Helping rural Africans to successfully manage their land and wildlife populations while also achieving significant benefits is complicated and difficult work. The African People and Wildlife Fund’s model of community natural resource management and development is substantially different from the status quo. The general tendency in the conservation and development communities is to implement projects for the benefit of rural communities. While developed for communities, local people do not often lead these projects. In addition to omitting local ideas and knowledge, critical foundational work to build local people’s skills and abilities to run these projects is typically absent.
At APW, our model of community engagement is substantially different. We recognize community-led initiatives driven by local interests, needs and aspirations represent the best chance for long-term success. Building local skills and abilities, fostering good governance and promoting active community management are the cornerstones of our approach. Achieving this model is a gradual process that requires flexibility and long-term commitment to the individual goals of each community, best supported via a place-based presence.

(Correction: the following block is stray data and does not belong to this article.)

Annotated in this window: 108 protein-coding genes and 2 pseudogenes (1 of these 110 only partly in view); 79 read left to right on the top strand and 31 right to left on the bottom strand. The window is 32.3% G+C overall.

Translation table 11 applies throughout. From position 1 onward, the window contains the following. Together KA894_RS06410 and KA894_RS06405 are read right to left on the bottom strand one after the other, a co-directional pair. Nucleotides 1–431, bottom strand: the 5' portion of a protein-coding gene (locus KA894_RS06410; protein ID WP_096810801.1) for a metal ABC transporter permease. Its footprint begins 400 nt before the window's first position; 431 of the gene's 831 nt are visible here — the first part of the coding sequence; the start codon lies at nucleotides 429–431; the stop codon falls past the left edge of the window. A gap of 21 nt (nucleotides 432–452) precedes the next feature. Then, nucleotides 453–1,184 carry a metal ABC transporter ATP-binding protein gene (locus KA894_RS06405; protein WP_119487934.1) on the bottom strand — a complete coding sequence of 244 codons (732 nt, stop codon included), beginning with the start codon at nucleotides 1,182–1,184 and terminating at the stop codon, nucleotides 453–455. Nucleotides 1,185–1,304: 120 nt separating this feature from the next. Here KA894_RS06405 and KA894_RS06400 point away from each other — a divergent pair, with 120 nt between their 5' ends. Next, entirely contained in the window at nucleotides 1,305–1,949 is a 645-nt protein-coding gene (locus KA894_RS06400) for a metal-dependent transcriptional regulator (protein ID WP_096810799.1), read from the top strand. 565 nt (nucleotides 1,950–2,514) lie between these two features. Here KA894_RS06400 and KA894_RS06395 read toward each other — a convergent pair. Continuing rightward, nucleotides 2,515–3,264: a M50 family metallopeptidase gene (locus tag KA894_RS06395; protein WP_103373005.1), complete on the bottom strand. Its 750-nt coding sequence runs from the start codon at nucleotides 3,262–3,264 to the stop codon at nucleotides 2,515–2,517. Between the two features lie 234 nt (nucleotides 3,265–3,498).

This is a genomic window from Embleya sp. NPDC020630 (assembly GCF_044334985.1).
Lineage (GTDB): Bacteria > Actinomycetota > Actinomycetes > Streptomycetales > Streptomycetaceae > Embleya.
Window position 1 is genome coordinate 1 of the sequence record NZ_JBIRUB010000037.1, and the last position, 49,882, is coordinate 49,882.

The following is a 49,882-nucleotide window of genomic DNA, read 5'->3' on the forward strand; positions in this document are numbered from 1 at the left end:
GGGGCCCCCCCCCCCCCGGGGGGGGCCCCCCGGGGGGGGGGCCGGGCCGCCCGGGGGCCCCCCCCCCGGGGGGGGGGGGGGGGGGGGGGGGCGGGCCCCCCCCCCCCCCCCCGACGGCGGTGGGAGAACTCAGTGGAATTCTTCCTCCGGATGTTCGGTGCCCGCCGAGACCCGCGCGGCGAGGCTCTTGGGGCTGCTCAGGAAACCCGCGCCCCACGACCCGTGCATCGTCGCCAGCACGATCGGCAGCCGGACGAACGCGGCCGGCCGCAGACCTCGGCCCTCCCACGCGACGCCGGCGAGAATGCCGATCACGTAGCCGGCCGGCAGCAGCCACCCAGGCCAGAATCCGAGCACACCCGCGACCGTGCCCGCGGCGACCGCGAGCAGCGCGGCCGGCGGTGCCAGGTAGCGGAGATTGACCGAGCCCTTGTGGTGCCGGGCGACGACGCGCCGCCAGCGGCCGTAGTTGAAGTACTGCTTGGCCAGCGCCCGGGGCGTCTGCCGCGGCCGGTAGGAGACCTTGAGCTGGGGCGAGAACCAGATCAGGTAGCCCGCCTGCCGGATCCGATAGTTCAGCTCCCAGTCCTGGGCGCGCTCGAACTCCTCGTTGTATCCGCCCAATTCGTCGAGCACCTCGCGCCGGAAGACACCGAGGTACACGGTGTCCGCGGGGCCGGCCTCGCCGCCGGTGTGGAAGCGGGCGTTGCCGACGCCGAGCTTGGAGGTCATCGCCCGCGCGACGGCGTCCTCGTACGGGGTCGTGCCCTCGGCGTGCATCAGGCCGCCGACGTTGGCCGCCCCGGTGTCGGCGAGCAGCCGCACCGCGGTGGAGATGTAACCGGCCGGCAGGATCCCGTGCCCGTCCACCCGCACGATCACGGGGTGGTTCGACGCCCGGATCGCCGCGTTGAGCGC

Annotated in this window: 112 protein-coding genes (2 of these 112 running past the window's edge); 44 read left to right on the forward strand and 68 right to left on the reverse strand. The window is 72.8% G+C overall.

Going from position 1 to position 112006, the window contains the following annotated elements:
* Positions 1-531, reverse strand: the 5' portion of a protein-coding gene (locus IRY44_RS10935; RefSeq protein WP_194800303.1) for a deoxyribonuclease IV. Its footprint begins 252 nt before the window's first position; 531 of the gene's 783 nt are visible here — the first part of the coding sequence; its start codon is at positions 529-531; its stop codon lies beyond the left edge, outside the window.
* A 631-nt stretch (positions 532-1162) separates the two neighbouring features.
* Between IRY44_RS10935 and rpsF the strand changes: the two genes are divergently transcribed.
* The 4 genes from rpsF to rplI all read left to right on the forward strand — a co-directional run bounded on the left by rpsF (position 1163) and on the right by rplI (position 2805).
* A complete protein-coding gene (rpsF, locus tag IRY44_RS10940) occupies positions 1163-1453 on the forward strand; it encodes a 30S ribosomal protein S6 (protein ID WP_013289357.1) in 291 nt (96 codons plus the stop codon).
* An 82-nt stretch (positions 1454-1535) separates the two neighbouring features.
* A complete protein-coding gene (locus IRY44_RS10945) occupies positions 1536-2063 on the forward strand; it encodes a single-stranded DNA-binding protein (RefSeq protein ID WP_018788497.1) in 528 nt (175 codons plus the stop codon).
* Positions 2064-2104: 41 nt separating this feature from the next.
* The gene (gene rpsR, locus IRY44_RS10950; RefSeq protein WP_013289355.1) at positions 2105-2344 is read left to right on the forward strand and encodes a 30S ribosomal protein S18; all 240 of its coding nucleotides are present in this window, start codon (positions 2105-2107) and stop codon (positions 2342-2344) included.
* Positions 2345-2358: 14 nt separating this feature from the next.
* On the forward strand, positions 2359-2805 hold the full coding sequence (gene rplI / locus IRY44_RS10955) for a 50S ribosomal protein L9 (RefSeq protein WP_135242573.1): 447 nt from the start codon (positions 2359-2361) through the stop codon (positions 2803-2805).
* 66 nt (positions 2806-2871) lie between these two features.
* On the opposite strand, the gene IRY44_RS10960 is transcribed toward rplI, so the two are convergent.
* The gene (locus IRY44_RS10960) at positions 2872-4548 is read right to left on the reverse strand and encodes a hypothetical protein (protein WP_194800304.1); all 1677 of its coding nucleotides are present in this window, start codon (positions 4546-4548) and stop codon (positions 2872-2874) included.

APW integrates our four-step model of community engagement within each of our five core initiatives. As of 2013, the Maasai Steppe Big Cats Initiative integrates all of the steps for conservation and human benefit. This is the foundation for APW’s programs and projects. To find out more please visit each of these initiative pages: Wildlife Conservation, Rangeland Management, Environmental Education, Conservation Enterprise and Environmental Governance.